The director-general of the BBC has pledged to ensure the broadcaster’s comedy programmes are not “neutered” by a desire to “play things safe”.
Tim Davie said comedians and other panellists should not be “fenced into limited creative spaces” where audiences are safe from offence.
Writing in the Daily Telegraph, Mr Davie warned the UK risks developing a climate in which debating issues and sharing views is seen as “simply too risky”.
He said: “We need to ensure that genres such as comedy are not neutered by a desire to play things safe.
“We all know there are limits, and that a routine fuelled by gratuitous unpleasantness is unfunny, but we should not be fenced into limited creative spaces where no one can take any offence.
“Of course, we cannot succeed unless we meet the very highest standards of editorial impartiality. That’s why we have made this our first priority.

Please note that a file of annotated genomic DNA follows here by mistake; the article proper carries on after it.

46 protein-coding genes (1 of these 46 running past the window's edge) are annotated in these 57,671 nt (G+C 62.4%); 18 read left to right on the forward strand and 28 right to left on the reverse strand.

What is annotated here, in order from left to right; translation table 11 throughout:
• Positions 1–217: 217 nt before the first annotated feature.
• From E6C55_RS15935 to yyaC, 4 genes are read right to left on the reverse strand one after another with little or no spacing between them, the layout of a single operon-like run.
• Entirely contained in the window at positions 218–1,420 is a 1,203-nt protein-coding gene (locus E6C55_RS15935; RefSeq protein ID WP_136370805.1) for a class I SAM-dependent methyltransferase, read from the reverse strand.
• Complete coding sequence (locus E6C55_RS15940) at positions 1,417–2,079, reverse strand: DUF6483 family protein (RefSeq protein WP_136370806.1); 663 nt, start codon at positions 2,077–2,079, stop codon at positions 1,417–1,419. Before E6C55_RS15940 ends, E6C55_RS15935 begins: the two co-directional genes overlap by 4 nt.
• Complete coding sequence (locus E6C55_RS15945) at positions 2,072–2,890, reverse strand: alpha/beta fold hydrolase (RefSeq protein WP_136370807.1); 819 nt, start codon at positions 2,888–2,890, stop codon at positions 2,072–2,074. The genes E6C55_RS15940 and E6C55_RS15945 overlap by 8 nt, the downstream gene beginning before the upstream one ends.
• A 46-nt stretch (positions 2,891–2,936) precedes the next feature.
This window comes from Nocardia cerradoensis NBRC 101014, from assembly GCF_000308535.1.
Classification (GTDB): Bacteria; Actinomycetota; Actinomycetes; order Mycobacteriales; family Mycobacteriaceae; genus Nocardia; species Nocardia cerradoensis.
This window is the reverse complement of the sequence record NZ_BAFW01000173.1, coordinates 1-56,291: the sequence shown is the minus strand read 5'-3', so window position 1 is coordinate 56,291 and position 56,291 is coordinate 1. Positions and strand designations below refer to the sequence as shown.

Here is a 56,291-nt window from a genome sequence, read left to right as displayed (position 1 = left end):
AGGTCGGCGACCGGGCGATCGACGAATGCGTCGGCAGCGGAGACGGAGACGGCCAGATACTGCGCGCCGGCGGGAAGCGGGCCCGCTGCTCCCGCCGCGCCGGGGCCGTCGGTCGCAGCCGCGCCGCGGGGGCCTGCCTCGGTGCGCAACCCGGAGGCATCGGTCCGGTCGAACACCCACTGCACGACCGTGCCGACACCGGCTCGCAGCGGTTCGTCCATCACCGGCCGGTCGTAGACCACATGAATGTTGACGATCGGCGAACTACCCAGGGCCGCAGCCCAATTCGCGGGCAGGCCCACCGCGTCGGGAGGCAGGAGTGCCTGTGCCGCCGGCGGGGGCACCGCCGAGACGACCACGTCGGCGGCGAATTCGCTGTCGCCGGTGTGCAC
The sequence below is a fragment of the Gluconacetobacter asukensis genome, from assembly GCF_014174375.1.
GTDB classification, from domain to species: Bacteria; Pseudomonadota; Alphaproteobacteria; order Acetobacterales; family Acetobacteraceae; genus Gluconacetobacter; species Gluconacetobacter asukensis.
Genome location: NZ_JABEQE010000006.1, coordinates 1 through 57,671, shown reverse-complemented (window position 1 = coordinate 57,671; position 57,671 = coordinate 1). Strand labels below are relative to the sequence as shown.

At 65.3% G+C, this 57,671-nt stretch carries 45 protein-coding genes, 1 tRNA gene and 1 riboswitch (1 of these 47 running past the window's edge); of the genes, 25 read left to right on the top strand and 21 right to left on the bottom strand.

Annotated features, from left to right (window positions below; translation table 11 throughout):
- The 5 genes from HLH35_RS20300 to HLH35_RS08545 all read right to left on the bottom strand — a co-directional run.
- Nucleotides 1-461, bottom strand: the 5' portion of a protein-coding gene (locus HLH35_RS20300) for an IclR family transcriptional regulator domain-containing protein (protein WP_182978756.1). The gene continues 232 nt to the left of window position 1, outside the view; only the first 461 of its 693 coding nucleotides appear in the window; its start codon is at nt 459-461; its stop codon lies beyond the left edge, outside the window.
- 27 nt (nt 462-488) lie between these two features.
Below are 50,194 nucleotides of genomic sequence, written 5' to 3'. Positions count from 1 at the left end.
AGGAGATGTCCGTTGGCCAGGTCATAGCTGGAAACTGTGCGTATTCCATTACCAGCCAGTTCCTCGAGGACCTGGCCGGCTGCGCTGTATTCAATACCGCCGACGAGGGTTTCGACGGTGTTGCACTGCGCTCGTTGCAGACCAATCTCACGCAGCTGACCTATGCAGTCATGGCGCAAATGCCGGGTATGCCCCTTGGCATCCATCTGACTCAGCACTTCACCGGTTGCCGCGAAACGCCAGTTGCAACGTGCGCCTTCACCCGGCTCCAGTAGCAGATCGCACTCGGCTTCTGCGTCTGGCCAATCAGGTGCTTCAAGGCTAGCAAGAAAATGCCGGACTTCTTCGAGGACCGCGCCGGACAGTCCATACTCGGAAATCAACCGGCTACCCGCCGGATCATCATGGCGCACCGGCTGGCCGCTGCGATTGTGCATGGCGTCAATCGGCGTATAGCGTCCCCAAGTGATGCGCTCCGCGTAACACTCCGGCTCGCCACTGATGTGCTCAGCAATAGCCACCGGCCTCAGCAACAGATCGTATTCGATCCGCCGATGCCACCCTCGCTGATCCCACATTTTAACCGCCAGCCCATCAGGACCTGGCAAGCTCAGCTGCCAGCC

“Over the past year we have issued guidance to staff, and established new rules for declaring external engagements.
“We have cracked down on inappropriate social media use and made clear to staff that, if you want to be an opinionated journalist or partisan campaigner, the BBC is not for you.”
Mr Davie, who took over from Lord Tony Hall in September 2020, announced the BBC would commit more space to programming that “actively explores different points of view” and place more focus on its fact-checking and reporting of misinformation.
“At the same time, we are announcing significant measures to ensure we review and track our progress,” he said.
“We will fight to ensure there are unbiased, open and transparent spaces in which views can be shared and the facts count.”
In his piece, Mr Davie also referenced research from the BBC regarding self-censorship and freedom of speech.
The new Culture Secretary, Nadine Dorries, recently criticised the corporation’s “elitist” approach and “lack of impartiality” and suggested the BBC may not exist in a decade’s time.
However, Prime Minister Boris Johnson later said the broadcaster “will be around for a long time to come” and that it was a “great national institution”.